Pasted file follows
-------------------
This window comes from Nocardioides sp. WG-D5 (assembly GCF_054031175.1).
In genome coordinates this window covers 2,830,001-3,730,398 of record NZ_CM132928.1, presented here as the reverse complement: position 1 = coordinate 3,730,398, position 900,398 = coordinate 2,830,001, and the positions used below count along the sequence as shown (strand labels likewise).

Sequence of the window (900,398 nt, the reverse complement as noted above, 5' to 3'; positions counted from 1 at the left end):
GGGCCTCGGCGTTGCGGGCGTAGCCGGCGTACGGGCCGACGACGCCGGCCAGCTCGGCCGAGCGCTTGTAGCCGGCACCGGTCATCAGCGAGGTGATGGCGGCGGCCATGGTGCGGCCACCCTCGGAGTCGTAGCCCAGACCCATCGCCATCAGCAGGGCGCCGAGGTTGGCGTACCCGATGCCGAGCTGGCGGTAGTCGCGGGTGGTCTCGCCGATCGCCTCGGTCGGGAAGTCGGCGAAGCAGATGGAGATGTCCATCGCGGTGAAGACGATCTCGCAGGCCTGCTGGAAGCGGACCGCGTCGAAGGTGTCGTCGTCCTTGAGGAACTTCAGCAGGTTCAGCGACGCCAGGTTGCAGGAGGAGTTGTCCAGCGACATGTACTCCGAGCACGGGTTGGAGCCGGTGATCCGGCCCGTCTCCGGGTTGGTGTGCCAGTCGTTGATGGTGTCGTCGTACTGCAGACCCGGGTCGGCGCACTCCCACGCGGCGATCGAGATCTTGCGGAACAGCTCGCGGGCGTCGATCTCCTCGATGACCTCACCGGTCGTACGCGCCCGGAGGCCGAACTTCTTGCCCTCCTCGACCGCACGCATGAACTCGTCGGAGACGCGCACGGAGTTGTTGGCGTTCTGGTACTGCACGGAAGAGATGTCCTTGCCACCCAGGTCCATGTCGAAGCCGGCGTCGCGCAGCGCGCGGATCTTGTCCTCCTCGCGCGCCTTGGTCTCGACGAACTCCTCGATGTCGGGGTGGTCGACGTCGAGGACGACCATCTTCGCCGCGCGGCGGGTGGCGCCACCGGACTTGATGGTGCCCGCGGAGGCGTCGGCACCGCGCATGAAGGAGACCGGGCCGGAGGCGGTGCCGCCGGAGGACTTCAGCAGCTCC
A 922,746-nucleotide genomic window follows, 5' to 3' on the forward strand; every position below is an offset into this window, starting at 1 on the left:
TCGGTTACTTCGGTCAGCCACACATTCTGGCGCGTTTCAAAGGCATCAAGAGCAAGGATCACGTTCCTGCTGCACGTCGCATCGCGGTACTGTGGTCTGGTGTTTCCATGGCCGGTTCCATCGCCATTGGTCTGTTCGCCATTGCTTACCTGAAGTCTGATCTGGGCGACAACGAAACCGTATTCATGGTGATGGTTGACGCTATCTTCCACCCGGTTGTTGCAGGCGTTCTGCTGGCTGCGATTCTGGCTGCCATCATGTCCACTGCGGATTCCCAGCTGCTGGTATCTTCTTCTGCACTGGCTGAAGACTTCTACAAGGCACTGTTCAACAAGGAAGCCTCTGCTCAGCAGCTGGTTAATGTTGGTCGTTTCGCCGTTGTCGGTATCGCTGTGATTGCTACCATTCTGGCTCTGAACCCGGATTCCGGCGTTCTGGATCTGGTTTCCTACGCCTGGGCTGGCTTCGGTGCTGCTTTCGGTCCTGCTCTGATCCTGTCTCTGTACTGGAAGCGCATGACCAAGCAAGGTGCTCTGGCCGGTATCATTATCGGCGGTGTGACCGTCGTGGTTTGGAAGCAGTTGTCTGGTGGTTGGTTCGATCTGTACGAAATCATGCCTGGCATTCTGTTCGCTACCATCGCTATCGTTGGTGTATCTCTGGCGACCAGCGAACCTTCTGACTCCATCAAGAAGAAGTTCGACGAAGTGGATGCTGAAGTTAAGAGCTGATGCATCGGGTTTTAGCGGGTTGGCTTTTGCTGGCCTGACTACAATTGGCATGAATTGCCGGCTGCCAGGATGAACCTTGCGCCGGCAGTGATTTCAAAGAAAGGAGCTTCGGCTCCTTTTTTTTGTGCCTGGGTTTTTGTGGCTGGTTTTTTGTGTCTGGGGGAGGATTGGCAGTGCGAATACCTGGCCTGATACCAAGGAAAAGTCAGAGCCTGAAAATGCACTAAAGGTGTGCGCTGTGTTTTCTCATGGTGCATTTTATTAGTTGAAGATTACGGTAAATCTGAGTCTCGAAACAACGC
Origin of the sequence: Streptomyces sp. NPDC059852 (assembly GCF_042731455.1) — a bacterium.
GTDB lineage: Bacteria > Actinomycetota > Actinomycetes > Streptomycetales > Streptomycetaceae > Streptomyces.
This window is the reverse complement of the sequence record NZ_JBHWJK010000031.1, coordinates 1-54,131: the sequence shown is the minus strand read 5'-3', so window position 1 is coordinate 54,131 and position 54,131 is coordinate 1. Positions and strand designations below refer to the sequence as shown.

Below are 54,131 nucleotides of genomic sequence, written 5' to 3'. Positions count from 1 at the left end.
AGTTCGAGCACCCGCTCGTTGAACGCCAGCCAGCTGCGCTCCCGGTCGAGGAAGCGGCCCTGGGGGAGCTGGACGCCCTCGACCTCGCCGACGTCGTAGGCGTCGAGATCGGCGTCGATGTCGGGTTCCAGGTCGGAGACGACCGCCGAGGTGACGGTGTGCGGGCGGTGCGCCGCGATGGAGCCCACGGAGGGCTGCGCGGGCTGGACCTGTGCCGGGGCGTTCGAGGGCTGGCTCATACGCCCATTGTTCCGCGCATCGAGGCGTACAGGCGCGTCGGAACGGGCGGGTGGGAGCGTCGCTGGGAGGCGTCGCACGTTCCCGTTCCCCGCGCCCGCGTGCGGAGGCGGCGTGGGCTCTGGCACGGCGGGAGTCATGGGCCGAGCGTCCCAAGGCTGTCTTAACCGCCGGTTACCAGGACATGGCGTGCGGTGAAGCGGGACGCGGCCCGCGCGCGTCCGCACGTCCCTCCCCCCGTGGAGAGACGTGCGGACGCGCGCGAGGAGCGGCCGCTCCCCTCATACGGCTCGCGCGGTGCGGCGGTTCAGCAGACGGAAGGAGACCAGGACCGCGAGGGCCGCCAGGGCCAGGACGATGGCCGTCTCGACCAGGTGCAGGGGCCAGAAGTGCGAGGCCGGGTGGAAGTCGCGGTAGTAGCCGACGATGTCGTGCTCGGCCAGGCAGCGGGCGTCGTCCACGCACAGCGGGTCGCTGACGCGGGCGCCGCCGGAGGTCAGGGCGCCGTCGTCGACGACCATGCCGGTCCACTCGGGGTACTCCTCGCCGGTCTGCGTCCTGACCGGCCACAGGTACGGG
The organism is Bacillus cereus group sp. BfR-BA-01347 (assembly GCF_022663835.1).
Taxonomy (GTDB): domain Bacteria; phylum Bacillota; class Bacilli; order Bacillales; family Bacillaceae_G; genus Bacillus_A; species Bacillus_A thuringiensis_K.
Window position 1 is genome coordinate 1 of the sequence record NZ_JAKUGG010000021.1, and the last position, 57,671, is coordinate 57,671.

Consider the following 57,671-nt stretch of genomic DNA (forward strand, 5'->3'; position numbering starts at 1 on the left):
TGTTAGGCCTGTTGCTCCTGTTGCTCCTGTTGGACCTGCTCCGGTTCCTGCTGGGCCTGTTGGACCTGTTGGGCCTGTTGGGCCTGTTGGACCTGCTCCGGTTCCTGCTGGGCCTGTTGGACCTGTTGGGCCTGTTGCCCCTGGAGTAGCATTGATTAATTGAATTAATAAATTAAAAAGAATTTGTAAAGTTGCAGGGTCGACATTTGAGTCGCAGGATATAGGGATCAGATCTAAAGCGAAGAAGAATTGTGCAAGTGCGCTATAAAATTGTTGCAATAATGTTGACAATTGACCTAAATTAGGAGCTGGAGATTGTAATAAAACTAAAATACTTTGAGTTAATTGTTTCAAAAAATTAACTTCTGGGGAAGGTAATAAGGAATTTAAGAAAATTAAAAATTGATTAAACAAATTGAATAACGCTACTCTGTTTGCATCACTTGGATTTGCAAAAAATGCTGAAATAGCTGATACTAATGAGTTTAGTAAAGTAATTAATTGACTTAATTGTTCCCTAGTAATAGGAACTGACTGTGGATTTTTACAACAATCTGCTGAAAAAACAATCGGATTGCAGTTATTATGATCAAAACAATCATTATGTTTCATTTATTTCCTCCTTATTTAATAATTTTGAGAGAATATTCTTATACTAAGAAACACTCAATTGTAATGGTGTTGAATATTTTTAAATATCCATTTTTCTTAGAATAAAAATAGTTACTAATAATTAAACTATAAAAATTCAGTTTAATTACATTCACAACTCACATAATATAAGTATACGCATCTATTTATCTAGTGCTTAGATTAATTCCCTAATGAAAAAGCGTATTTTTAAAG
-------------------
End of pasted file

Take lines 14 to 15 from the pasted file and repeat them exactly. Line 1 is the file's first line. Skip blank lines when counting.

Window position 1 is genome coordinate 1 of the sequence record NZ_JAKUGG010000021.1, and the last position, 57,671, is coordinate 57,671.

Consider the following 57,671-nt stretch of genomic DNA (forward strand, 5'->3'; position numbering starts at 1 on the left):